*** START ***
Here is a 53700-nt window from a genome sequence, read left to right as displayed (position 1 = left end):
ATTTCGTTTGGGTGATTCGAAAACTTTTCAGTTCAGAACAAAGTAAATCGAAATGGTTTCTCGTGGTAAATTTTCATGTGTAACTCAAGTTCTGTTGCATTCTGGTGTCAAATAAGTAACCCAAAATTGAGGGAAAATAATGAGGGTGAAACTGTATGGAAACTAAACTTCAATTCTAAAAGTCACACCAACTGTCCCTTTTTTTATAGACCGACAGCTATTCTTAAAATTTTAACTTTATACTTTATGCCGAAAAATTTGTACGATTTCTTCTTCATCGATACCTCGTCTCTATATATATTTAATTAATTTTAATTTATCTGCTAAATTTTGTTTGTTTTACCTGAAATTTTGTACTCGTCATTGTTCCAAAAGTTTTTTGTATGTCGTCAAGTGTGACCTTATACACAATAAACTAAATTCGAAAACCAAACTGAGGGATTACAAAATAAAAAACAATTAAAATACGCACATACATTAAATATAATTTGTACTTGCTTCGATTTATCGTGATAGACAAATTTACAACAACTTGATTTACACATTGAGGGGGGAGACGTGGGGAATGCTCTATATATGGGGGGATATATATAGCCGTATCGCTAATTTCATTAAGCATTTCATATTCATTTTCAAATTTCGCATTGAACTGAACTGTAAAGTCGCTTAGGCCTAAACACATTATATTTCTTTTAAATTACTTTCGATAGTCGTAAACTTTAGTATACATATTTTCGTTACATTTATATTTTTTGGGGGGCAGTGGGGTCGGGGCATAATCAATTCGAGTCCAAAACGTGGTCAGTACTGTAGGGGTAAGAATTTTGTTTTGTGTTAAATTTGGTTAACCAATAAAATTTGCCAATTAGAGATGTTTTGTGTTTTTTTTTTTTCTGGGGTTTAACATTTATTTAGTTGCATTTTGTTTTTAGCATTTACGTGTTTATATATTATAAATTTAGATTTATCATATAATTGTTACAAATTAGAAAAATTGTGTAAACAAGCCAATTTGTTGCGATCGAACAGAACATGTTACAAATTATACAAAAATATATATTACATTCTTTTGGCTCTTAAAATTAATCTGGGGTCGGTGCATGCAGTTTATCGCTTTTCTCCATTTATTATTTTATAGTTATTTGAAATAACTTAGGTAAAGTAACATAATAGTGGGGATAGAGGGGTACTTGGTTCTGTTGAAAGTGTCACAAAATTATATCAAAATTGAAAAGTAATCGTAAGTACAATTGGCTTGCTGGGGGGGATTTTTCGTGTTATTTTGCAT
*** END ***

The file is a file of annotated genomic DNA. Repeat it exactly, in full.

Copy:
Here is a 53700-nt window from a genome sequence, read left to right as displayed (position 1 = left end):
ATTTCGTTTGGGTGATTCGAAAACTTTTCAGTTCAGAACAAAGTAAATCGAAATGGTTTCTCGTGGTAAATTTTCATGTGTAACTCAAGTTCTGTTGCATTCTGGTGTCAAATAAGTAACCCAAAATTGAGGGAAAATAATGAGGGTGAAACTGTATGGAAACTAAACTTCAATTCTAAAAGTCACACCAACTGTCCCTTTTTTTATAGACCGACAGCTATTCTTAAAATTTTAACTTTATACTTTATGCCGAAAAATTTGTACGATTTCTTCTTCATCGATACCTCGTCTCTATATATATTTAATTAATTTTAATTTATCTGCTAAATTTTGTTTGTTTTACCTGAAATTTTGTACTCGTCATTGTTCCAAAAGTTTTTTGTATGTCGTCAAGTGTGACCTTATACACAATAAACTAAATTCGAAAACCAAACTGAGGGATTACAAAATAAAAAACAATTAAAATACGCACATACATTAAATATAATTTGTACTTGCTTCGATTTATCGTGATAGACAAATTTACAACAACTTGATTTACACATTGAGGGGGGAGACGTGGGGAATGCTCTATATATGGGGGGATATATATAGCCGTATCGCTAATTTCATTAAGCATTTCATATTCATTTTCAAATTTCGCATTGAACTGAACTGTAAAGTCGCTTAGGCCTAAACACATTATATTTCTTTTAAATTACTTTCGATAGTCGTAAACTTTAGTATACATATTTTCGTTACATTTATATTTTTTGGGGGGCAGTGGGGTCGGGGCATAATCAATTCGAGTCCAAAACGTGGTCAGTACTGTAGGGGTAAGAATTTTGTTTTGTGTTAAATTTGGTTAACCAATAAAATTTGCCAATTAGAGATGTTTTGTGTTTTTTTTTTTTCTGGGGTTTAACATTTATTTAGTTGCATTTTGTTTTTAGCATTTACGTGTTTATATATTATAAATTTAGATTTATCATATAATTGTTACAAATTAGAAAAATTGTGTAAACAAGCCAATTTGTTGCGATCGAACAGAACATGTTACAAATTATACAAAAATATATATTACATTCTTTTGGCTCTTAAAATTAATCTGGGGTCGGTGCATGCAGTTTATCGCTTTTCTCCATTTATTATTTTATAGTTATTTGAAATAACTTAGGTAAAGTAACATAATAGTGGGGATAGAGGGGTACTTGGTTCTGTTGAAAGTGTCACAAAATTATATCAAAATTGAAAAGTAATCGTAAGTACAATTGGCTTGCTGGGGGGGATTTTTCGTGTTATTTTGCAT